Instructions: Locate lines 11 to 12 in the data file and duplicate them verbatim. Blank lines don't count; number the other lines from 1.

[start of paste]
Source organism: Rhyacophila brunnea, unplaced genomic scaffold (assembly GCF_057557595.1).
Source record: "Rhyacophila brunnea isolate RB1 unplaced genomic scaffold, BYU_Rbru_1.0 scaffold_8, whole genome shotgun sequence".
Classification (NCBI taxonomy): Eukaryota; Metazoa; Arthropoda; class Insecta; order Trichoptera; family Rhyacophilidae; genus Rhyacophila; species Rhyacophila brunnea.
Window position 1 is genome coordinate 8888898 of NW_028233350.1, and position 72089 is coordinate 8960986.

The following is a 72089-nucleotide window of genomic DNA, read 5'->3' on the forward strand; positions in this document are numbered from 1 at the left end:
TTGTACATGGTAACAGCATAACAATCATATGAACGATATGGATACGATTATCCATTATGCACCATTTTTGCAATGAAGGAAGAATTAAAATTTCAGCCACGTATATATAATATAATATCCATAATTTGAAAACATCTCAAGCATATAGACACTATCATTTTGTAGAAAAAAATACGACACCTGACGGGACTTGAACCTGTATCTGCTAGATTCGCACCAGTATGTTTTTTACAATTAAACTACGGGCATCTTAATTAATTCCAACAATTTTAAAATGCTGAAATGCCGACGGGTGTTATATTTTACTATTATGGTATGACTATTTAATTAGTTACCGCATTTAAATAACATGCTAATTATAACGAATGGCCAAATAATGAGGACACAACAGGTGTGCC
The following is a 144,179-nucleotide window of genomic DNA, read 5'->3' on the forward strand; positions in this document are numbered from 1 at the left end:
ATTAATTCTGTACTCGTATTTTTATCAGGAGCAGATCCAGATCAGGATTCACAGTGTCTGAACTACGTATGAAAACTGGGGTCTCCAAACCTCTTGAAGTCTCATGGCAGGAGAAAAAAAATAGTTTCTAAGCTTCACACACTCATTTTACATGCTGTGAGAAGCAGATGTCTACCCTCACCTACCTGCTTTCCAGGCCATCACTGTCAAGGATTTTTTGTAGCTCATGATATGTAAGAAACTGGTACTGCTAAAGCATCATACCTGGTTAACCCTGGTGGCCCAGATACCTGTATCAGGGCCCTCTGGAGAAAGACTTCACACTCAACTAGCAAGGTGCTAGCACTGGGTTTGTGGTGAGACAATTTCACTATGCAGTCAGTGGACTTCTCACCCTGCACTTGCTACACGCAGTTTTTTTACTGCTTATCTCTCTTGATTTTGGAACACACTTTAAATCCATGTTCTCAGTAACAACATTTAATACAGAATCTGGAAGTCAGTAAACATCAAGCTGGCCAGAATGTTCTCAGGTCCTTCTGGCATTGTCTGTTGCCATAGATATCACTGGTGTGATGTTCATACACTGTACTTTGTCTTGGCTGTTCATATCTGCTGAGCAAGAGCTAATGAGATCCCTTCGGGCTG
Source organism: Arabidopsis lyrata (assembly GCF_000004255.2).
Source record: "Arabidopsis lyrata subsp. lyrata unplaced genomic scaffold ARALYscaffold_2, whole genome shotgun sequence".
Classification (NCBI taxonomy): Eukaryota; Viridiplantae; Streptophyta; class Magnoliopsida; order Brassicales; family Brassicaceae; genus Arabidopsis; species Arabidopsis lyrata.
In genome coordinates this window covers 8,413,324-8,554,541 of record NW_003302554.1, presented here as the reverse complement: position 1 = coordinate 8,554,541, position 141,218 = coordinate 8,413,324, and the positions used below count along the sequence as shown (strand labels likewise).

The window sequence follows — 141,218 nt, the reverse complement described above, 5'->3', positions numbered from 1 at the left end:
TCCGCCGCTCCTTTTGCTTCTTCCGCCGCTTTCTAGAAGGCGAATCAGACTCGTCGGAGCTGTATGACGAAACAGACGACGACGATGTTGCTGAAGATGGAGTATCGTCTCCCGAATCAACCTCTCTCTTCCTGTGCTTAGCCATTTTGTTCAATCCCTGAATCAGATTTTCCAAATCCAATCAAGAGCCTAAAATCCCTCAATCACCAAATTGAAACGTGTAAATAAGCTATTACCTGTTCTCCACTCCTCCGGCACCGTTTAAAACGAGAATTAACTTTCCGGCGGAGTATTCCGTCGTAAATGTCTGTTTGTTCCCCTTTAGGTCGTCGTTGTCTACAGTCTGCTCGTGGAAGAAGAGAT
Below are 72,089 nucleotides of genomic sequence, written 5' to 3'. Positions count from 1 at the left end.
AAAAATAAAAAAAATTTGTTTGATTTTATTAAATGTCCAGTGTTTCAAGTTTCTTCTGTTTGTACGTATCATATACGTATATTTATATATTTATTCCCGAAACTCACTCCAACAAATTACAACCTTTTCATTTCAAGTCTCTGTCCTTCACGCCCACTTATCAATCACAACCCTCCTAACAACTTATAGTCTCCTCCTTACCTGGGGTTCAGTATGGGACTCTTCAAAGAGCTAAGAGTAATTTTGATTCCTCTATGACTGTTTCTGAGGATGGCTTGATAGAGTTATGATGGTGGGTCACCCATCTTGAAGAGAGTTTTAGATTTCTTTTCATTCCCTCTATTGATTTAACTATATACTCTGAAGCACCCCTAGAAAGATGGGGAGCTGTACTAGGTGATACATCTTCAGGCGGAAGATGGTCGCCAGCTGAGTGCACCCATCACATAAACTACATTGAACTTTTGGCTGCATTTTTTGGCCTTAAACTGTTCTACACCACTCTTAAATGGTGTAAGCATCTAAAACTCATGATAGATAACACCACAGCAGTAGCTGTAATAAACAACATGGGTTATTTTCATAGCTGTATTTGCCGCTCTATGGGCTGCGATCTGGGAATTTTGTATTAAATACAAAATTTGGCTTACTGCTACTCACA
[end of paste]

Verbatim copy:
Classification (NCBI taxonomy): Eukaryota; Viridiplantae; Streptophyta; class Magnoliopsida; order Brassicales; family Brassicaceae; genus Arabidopsis; species Arabidopsis lyrata.
In genome coordinates this window covers 8,413,324-8,554,541 of record NW_003302554.1, presented here as the reverse complement: position 1 = coordinate 8,554,541, position 141,218 = coordinate 8,413,324, and the positions used below count along the sequence as shown (strand labels likewise).